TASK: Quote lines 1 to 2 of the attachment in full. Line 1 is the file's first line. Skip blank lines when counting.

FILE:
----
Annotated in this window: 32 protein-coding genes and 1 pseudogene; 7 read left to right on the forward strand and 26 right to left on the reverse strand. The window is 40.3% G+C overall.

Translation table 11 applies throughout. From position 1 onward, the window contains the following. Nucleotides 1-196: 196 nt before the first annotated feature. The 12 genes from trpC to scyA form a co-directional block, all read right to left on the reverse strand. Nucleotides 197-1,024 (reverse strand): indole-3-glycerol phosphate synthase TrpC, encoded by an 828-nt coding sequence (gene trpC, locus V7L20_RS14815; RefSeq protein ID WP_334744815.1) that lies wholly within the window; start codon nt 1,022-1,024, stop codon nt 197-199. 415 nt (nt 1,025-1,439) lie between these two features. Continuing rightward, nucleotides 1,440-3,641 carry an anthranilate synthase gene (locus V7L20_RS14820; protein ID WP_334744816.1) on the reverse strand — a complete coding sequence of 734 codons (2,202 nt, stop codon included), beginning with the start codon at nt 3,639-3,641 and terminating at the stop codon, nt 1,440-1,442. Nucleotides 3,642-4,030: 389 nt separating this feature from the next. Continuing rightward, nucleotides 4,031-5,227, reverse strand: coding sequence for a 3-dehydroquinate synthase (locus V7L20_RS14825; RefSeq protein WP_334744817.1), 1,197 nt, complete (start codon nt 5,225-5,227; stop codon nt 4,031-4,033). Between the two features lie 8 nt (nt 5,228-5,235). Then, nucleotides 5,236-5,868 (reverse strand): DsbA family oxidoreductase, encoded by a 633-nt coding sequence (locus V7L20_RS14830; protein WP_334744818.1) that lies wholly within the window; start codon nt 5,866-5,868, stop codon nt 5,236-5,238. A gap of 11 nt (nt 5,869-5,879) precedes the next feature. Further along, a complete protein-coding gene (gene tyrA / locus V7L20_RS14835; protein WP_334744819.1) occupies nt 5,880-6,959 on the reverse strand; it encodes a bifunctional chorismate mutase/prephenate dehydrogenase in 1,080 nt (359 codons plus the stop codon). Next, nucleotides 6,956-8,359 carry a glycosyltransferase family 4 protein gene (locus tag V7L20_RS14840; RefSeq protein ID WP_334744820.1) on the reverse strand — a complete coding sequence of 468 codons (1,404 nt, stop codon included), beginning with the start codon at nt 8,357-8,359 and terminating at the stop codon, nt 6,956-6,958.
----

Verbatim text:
Annotated in this window: 32 protein-coding genes and 1 pseudogene; 7 read left to right on the forward strand and 26 right to left on the reverse strand. The window is 40.3% G+C overall.

Translation table 11 applies throughout. From position 1 onward, the window contains the following. Nucleotides 1-196: 196 nt before the first annotated feature. The 12 genes from trpC to scyA form a co-directional block, all read right to left on the reverse strand. Nucleotides 197-1,024 (reverse strand): indole-3-glycerol phosphate synthase TrpC, encoded by an 828-nt coding sequence (gene trpC, locus V7L20_RS14815; RefSeq protein ID WP_334744815.1) that lies wholly within the window; start codon nt 1,022-1,024, stop codon nt 197-199. 415 nt (nt 1,025-1,439) lie between these two features. Continuing rightward, nucleotides 1,440-3,641 carry an anthranilate synthase gene (locus V7L20_RS14820; protein ID WP_334744816.1) on the reverse strand — a complete coding sequence of 734 codons (2,202 nt, stop codon included), beginning with the start codon at nt 3,639-3,641 and terminating at the stop codon, nt 1,440-1,442. Nucleotides 3,642-4,030: 389 nt separating this feature from the next. Continuing rightward, nucleotides 4,031-5,227, reverse strand: coding sequence for a 3-dehydroquinate synthase (locus V7L20_RS14825; RefSeq protein WP_334744817.1), 1,197 nt, complete (start codon nt 5,225-5,227; stop codon nt 4,031-4,033). Between the two features lie 8 nt (nt 5,228-5,235). Then, nucleotides 5,236-5,868 (reverse strand): DsbA family oxidoreductase, encoded by a 633-nt coding sequence (locus V7L20_RS14830; protein WP_334744818.1) that lies wholly within the window; start codon nt 5,866-5,868, stop codon nt 5,236-5,238. A gap of 11 nt (nt 5,869-5,879) precedes the next feature. Further along, a complete protein-coding gene (gene tyrA / locus V7L20_RS14835; protein WP_334744819.1) occupies nt 5,880-6,959 on the reverse strand; it encodes a bifunctional chorismate mutase/prephenate dehydrogenase in 1,080 nt (359 codons plus the stop codon). Next, nucleotides 6,956-8,359 carry a glycosyltransferase family 4 protein gene (locus tag V7L20_RS14840; RefSeq protein ID WP_334744820.1) on the reverse strand — a complete coding sequence of 468 codons (1,404 nt, stop codon included), beginning with the start codon at nt 8,357-8,359 and terminating at the stop codon, nt 6,956-6,958.